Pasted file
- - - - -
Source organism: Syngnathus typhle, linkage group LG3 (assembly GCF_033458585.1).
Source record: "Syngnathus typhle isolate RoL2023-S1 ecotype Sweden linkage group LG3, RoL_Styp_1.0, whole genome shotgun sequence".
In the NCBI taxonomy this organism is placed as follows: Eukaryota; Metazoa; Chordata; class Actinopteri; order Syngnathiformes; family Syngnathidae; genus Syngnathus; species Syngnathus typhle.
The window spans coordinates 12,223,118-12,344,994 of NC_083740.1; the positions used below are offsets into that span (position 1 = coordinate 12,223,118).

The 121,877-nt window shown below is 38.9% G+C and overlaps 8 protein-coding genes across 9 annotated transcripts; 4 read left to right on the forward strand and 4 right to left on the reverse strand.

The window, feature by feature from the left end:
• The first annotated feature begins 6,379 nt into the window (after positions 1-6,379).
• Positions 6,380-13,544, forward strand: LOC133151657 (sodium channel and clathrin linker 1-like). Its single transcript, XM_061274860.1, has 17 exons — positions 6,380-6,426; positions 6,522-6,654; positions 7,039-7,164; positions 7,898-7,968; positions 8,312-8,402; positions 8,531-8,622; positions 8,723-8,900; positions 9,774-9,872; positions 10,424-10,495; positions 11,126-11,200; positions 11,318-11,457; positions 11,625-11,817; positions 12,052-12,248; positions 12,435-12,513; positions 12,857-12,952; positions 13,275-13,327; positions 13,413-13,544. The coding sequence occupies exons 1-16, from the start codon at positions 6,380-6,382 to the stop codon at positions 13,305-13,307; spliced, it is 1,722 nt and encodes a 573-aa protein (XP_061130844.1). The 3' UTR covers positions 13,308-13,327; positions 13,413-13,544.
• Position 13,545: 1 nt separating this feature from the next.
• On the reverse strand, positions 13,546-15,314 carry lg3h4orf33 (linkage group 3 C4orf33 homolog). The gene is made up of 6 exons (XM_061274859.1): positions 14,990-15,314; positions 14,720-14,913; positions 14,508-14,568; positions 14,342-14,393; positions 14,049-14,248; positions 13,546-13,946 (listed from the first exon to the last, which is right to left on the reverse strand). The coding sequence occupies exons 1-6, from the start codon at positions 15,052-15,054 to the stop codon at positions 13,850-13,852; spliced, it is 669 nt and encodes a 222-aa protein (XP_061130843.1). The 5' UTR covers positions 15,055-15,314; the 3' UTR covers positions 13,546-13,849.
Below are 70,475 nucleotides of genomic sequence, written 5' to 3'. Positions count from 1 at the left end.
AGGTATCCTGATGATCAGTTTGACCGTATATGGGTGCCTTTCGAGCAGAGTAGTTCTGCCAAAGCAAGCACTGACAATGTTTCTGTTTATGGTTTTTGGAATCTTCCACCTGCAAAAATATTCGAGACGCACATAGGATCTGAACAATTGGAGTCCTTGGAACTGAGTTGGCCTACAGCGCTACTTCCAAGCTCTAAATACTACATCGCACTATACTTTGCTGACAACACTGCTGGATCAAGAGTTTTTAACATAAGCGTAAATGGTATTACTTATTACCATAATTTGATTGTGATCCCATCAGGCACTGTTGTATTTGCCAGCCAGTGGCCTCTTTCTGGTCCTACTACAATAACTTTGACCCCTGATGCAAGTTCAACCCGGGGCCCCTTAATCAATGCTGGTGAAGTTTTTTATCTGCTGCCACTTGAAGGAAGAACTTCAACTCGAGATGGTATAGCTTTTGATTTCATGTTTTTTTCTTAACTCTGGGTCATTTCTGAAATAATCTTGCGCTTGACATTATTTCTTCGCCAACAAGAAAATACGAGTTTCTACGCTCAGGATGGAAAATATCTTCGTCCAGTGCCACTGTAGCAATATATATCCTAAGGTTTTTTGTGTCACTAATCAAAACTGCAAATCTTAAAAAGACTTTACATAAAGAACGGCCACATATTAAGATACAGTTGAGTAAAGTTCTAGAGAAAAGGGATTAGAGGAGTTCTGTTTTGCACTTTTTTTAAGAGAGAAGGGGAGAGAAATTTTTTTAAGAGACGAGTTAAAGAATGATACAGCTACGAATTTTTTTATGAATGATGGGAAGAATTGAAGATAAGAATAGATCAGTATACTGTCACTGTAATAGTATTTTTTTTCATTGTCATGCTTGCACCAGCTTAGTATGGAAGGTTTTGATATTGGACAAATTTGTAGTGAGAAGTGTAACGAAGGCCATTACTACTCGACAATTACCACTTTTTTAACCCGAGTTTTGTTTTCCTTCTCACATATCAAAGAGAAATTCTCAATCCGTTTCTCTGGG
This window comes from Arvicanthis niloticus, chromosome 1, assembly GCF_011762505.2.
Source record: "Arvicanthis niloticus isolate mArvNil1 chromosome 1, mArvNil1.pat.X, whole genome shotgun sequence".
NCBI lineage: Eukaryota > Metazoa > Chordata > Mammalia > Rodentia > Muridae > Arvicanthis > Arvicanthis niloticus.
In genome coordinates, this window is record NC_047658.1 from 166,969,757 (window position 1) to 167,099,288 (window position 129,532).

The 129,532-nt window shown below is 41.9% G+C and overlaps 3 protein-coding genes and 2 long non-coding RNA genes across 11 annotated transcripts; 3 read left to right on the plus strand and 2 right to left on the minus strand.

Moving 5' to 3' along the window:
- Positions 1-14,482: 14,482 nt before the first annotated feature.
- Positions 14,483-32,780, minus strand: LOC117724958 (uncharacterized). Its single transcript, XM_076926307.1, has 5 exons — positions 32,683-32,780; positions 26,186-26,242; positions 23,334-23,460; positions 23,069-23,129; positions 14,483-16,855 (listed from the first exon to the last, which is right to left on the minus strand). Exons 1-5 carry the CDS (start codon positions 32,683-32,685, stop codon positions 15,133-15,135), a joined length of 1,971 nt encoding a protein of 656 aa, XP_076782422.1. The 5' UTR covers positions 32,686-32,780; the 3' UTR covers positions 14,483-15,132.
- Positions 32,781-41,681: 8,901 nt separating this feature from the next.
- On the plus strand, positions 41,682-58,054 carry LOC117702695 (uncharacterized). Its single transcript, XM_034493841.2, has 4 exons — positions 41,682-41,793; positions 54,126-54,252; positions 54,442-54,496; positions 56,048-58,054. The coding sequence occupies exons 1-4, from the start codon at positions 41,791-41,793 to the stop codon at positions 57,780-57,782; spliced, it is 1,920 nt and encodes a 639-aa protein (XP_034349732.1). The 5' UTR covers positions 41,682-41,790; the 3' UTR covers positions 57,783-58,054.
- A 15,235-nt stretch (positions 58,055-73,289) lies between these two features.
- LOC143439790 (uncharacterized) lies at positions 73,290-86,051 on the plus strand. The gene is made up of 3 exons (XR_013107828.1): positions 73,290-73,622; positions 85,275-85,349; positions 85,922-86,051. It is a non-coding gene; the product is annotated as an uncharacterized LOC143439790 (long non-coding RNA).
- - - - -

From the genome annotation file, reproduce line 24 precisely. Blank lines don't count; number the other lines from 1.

- LOC143439790 (uncharacterized) lies at positions 73,290-86,051 on the plus strand. The gene is made up of 3 exons (XR_013107828.1): positions 73,290-73,622; positions 85,275-85,349; positions 85,922-86,051. It is a non-coding gene; the product is annotated as an uncharacterized LOC143439790 (long non-coding RNA).